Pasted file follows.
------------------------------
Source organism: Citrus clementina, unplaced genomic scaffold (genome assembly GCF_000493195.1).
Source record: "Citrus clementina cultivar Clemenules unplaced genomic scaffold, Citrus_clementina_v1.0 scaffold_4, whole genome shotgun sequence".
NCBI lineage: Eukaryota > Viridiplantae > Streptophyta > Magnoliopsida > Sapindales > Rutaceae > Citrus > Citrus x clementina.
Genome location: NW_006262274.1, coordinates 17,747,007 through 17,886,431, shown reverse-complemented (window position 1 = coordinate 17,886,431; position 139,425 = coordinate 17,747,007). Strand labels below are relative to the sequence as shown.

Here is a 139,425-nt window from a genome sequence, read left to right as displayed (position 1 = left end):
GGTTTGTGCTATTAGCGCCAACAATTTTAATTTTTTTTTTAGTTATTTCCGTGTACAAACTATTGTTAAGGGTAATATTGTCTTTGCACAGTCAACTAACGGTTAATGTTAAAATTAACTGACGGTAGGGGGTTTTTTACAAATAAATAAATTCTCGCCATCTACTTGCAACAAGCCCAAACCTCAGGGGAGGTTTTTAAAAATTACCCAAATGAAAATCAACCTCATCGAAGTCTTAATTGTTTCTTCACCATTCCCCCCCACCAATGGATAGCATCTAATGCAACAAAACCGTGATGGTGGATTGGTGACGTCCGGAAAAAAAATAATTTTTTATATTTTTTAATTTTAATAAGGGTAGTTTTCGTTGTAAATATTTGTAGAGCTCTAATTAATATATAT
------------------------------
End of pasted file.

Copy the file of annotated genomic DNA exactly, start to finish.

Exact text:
Source organism: Citrus clementina, unplaced genomic scaffold (genome assembly GCF_000493195.1).
Source record: "Citrus clementina cultivar Clemenules unplaced genomic scaffold, Citrus_clementina_v1.0 scaffold_4, whole genome shotgun sequence".
NCBI lineage: Eukaryota > Viridiplantae > Streptophyta > Magnoliopsida > Sapindales > Rutaceae > Citrus > Citrus x clementina.
Genome location: NW_006262274.1, coordinates 17,747,007 through 17,886,431, shown reverse-complemented (window position 1 = coordinate 17,886,431; position 139,425 = coordinate 17,747,007). Strand labels below are relative to the sequence as shown.

Here is a 139,425-nt window from a genome sequence, read left to right as displayed (position 1 = left end):
GGTTTGTGCTATTAGCGCCAACAATTTTAATTTTTTTTTTAGTTATTTCCGTGTACAAACTATTGTTAAGGGTAATATTGTCTTTGCACAGTCAACTAACGGTTAATGTTAAAATTAACTGACGGTAGGGGGTTTTTTACAAATAAATAAATTCTCGCCATCTACTTGCAACAAGCCCAAACCTCAGGGGAGGTTTTTAAAAATTACCCAAATGAAAATCAACCTCATCGAAGTCTTAATTGTTTCTTCACCATTCCCCCCCACCAATGGATAGCATCTAATGCAACAAAACCGTGATGGTGGATTGGTGACGTCCGGAAAAAAAATAATTTTTTATATTTTTTAATTTTAATAAGGGTAGTTTTCGTTGTAAATATTTGTAGAGCTCTAATTAATATATAT